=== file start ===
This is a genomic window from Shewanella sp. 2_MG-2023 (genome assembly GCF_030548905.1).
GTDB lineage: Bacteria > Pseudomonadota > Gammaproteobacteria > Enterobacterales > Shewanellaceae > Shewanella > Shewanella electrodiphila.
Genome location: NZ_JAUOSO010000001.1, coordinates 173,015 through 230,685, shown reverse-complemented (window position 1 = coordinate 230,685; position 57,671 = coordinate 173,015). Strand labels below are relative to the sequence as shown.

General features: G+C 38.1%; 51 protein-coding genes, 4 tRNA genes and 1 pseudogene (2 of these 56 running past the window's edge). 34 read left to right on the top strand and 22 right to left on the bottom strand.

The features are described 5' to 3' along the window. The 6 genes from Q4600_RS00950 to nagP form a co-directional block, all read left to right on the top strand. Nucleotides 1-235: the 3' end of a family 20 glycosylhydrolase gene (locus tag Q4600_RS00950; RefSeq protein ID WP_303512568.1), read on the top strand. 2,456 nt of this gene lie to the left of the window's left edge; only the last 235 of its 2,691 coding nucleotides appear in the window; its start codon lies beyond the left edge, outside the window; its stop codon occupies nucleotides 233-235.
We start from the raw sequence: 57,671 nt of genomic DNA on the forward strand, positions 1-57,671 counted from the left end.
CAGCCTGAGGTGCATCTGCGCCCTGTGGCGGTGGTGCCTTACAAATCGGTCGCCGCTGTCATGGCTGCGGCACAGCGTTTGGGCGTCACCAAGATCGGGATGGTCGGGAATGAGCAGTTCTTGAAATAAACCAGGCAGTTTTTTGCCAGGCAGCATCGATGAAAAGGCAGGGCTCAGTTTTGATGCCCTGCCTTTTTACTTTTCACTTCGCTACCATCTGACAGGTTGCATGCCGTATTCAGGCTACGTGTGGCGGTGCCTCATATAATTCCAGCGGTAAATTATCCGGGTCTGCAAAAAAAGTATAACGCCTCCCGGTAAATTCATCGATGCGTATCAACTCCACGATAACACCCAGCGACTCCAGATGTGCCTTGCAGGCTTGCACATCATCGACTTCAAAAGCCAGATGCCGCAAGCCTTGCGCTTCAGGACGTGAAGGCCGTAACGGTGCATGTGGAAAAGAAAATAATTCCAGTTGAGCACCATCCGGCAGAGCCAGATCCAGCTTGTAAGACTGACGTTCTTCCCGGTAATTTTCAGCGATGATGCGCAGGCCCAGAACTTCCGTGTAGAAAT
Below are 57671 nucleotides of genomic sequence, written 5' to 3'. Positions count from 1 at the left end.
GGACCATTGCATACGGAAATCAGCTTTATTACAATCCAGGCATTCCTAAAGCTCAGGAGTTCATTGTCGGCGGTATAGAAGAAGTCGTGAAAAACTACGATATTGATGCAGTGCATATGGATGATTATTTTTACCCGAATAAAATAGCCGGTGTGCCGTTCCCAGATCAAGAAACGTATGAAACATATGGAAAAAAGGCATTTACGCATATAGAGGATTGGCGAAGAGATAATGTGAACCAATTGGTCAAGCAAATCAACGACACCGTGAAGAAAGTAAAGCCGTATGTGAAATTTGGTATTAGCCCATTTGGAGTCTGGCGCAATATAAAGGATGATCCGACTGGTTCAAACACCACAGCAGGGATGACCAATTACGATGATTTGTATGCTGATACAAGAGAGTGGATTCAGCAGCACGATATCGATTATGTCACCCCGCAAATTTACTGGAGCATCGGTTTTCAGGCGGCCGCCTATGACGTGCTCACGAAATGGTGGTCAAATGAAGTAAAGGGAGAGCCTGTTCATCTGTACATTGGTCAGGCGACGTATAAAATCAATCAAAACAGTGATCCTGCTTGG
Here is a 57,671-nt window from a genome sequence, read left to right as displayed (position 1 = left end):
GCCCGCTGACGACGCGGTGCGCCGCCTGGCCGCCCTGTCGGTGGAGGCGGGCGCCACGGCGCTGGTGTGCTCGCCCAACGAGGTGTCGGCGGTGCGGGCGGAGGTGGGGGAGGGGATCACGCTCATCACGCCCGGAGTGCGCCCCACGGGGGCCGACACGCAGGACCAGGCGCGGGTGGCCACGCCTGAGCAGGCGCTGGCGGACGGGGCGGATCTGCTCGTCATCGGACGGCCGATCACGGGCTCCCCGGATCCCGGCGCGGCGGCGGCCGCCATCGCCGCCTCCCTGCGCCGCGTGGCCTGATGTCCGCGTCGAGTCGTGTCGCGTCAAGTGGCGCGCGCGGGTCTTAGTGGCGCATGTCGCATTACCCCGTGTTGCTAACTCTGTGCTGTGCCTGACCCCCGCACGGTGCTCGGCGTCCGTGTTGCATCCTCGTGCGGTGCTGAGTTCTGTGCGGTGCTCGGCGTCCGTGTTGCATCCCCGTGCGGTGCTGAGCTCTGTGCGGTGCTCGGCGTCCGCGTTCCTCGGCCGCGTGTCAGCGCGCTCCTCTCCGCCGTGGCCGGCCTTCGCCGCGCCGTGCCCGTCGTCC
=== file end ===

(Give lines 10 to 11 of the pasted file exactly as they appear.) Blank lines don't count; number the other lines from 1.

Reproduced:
Here is a 57,671-nt window from a genome sequence, read left to right as displayed (position 1 = left end):
GCCCGCTGACGACGCGGTGCGCCGCCTGGCCGCCCTGTCGGTGGAGGCGGGCGCCACGGCGCTGGTGTGCTCGCCCAACGAGGTGTCGGCGGTGCGGGCGGAGGTGGGGGAGGGGATCACGCTCATCACGCCCGGAGTGCGCCCCACGGGGGCCGACACGCAGGACCAGGCGCGGGTGGCCACGCCTGAGCAGGCGCTGGCGGACGGGGCGGATCTGCTCGTCATCGGACGGCCGATCACGGGCTCCCCGGATCCCGGCGCGGCGGCGGCCGCCATCGCCGCCTCCCTGCGCCGCGTGGCCTGATGTCCGCGTCGAGTCGTGTCGCGTCAAGTGGCGCGCGCGGGTCTTAGTGGCGCATGTCGCATTACCCCGTGTTGCTAACTCTGTGCTGTGCCTGACCCCCGCACGGTGCTCGGCGTCCGTGTTGCATCCTCGTGCGGTGCTGAGTTCTGTGCGGTGCTCGGCGTCCGTGTTGCATCCCCGTGCGGTGCTGAGCTCTGTGCGGTGCTCGGCGTCCGCGTTCCTCGGCCGCGTGTCAGCGCGCTCCTCTCCGCCGTGGCCGGCCTTCGCCGCGCCGTGCCCGTCGTCC